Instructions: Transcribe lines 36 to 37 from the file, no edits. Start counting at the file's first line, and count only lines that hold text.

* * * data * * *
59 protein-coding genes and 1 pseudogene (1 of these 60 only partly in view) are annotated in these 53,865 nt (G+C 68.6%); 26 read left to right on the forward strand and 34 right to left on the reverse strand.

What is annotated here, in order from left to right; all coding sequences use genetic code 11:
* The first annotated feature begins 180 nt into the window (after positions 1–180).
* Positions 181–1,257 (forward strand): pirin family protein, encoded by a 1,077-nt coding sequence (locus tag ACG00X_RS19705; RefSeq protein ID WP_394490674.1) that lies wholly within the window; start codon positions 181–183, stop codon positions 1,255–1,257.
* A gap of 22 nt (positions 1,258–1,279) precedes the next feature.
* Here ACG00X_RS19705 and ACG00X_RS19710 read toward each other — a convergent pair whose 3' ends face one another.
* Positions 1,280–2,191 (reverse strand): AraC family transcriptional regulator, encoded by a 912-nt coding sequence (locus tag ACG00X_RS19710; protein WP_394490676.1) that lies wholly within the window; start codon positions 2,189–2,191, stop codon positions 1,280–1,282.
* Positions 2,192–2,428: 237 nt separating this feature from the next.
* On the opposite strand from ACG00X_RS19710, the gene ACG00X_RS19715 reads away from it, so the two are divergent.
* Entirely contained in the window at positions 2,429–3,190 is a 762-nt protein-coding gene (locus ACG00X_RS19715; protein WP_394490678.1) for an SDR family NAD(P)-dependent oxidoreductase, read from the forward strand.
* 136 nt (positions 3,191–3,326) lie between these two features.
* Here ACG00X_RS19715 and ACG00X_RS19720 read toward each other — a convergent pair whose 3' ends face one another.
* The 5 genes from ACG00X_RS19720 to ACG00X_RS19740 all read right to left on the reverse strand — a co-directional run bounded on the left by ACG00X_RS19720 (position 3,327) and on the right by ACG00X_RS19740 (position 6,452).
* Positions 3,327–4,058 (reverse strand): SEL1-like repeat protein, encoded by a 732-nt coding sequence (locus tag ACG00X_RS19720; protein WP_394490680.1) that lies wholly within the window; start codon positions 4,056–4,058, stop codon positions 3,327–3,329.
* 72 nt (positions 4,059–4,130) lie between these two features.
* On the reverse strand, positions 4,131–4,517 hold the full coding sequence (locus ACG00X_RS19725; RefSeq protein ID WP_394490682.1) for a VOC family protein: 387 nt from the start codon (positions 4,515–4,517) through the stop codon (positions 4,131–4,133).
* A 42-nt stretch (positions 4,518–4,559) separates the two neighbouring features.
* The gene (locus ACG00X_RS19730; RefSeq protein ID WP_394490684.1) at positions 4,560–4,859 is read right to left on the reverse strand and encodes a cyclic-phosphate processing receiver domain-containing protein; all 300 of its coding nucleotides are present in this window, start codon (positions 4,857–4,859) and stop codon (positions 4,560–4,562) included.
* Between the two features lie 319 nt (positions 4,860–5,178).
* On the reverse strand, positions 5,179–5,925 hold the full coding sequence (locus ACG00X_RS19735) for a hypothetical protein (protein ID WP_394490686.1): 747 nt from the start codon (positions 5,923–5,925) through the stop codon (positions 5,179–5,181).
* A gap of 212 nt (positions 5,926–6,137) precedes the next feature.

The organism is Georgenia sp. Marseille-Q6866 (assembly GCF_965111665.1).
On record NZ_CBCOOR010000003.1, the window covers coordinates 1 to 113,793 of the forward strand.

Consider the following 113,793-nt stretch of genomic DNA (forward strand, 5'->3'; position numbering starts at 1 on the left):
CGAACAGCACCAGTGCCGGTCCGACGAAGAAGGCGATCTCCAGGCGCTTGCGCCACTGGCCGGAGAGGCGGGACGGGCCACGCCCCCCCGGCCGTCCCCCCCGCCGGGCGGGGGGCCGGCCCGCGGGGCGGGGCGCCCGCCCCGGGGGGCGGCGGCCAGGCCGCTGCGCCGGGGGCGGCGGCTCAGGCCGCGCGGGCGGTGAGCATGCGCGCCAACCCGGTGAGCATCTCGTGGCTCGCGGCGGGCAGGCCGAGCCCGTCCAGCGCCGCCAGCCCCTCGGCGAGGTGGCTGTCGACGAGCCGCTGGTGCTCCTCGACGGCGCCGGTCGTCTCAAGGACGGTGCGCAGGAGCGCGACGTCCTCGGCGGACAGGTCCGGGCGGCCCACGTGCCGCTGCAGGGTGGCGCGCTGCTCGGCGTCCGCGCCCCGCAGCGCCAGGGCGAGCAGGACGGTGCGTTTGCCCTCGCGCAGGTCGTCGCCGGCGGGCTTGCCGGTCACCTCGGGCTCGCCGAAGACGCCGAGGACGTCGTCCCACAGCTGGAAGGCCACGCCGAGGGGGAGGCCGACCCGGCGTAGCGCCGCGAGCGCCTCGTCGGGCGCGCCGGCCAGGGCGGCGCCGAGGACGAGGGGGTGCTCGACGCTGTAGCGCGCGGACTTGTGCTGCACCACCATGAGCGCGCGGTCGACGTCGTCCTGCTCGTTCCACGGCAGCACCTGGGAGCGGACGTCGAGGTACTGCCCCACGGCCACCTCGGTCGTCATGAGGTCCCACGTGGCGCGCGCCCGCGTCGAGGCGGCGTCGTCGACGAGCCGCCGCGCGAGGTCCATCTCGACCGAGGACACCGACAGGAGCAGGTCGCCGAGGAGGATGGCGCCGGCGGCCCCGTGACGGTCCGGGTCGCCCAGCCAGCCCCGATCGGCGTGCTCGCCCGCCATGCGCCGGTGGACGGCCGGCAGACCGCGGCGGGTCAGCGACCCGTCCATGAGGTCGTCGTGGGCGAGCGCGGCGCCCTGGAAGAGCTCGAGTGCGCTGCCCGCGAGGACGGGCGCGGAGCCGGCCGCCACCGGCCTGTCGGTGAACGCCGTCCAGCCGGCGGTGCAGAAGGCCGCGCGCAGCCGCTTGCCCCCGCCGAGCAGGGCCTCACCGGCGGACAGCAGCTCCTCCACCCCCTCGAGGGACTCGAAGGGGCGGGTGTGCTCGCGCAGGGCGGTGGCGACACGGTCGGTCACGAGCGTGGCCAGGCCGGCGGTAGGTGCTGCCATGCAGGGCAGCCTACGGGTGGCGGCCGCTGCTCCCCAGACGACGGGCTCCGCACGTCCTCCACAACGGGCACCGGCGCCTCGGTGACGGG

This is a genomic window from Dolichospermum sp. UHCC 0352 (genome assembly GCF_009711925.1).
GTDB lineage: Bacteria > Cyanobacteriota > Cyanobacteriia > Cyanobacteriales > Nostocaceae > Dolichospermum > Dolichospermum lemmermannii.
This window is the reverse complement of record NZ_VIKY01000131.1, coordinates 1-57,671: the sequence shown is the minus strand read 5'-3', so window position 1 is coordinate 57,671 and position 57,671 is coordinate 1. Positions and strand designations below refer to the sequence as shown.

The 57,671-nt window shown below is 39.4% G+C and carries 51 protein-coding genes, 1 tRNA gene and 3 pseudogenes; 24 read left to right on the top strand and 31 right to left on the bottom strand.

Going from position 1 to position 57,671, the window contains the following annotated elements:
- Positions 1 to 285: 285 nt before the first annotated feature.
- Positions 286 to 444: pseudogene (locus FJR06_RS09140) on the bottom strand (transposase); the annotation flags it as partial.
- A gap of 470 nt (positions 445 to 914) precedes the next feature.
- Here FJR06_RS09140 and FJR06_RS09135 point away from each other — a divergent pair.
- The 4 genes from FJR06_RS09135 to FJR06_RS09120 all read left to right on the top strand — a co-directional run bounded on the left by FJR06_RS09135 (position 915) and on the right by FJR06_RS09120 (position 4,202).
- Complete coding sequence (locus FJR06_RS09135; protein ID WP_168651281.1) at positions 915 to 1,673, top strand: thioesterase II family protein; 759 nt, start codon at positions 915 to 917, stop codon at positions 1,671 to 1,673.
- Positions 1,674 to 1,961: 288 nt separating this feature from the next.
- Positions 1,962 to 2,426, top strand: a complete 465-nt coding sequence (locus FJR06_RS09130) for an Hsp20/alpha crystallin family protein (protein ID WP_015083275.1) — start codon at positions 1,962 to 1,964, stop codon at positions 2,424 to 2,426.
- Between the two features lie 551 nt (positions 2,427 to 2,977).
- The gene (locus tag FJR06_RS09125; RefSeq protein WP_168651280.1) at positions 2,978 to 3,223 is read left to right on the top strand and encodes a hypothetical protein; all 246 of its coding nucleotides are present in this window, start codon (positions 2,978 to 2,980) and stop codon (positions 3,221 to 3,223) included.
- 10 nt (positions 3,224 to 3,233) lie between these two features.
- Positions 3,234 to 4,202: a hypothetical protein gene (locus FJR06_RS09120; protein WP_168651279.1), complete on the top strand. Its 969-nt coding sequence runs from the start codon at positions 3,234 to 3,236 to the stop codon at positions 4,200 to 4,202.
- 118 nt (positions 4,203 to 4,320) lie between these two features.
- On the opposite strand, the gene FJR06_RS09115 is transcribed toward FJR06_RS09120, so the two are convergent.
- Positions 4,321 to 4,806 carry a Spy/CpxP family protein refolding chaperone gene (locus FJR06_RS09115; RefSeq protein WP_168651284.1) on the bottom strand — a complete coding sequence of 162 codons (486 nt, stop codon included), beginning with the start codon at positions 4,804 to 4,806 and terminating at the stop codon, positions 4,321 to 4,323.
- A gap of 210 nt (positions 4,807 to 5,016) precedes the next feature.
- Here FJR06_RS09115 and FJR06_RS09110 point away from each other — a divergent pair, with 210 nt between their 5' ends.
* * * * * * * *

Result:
- Complete coding sequence (locus FJR06_RS09135; protein ID WP_168651281.1) at positions 915 to 1,673, top strand: thioesterase II family protein; 759 nt, start codon at positions 915 to 917, stop codon at positions 1,671 to 1,673.
- Positions 1,674 to 1,961: 288 nt separating this feature from the next.